Another koi drawing

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This drawing in oil pastel is near completion. All the fishes still need a going over; some more than others (like the guy on the lower left who’s only blocked in).  When I see it across the room I love the design and the overall affect of the colors. Partly for that reason I sometimes fail to notice how much is unfinished. My mind jumps to the things I like. Seeing the painting reduced in photography helps me sort out what needs attention.

It’s oil pastel (Caran D’Ache Neopastel) on violet Canson mi-teintes pastel paper. The darkish violet-purple is a wonderful tone to work on, making all the colors really strong, especially the lights.

This one’s going to the framer when it’s complete.  Hopefully that will happen fairly soon.

If it looks familiar, that’s because I’ve also been working on this motif in a painting that’s still in the works too.

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I like doing the same motif more than once. The differences interest me.  I’m not sure why. They become variations on a theme as in music.

Certainly the white ground of the painting verses the violet tone of the paper makes them dramatically different in feeling and mood.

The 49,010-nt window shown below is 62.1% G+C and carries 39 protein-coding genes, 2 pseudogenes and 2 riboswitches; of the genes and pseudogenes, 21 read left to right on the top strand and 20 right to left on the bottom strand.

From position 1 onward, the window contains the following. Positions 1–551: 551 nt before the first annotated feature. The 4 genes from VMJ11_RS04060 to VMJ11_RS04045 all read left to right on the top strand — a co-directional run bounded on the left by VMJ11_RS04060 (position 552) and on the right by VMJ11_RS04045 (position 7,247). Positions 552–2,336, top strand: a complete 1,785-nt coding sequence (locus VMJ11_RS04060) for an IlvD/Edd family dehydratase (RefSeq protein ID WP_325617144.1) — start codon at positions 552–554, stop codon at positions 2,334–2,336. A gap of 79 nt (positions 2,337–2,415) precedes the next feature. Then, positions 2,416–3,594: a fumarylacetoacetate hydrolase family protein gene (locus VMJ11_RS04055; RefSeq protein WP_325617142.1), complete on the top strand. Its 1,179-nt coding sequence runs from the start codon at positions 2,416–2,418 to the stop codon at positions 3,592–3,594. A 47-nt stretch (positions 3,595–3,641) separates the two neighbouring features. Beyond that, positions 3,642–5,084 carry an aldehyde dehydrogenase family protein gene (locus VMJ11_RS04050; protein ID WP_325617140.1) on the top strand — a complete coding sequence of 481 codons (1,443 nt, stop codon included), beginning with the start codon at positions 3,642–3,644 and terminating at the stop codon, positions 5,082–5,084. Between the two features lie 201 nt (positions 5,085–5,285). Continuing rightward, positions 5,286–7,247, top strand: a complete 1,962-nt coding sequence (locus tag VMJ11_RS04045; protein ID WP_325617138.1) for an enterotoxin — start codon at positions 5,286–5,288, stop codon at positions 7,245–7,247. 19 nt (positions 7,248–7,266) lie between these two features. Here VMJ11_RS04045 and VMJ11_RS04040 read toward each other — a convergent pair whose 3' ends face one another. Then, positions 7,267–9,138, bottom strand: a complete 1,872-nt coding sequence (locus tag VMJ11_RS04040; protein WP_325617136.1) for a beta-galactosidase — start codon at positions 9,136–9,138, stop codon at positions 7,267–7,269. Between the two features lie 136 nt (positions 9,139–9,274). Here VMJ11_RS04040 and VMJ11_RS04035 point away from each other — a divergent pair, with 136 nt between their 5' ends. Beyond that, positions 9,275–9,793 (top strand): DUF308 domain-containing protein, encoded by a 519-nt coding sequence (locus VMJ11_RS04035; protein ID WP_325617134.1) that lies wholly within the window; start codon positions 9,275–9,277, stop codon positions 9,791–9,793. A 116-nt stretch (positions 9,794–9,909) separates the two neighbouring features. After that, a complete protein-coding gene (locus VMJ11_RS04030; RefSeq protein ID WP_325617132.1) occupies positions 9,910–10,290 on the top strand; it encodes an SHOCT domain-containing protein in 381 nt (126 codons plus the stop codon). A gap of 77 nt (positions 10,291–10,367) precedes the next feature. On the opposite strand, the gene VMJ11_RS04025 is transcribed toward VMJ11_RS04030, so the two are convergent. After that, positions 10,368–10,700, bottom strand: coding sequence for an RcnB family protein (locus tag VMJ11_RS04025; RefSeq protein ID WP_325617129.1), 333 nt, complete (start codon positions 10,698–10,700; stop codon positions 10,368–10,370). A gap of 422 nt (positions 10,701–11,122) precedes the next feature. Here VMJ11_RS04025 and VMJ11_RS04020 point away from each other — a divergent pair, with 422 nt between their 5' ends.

Tropical Mood

Sometimes you paint something in much the same way you’d go for a walk.  You just decide that it would be pleasing to  be occupied with visiting an imaginary place, and in the case of art, one visits by painting.  That’s how this picture came into being.  I think I must have painted it in winter.  I was definitely in the studio and not anywhere near Hawaii.  The river, meanwhile, could be purple in nature by some rare convergence of weather and odd lighting, but chiefly this one is purple because I felt like making it that color.  Also, it’s rather a gravity defying river in its gesture. 

Sometimes you cannot explain why things have to be as they are, but the composition of this picture obeys a chromatic and compositional logic that are necessary to it.  The things that make it what it is increase it’s tropicality, and I wanted it to be very tropical.  Perhaps it became more tropical than nature herself ever is.

[Top of the post:  Tropical Ridge, by Aletha Kuschan, acrylic on canvas]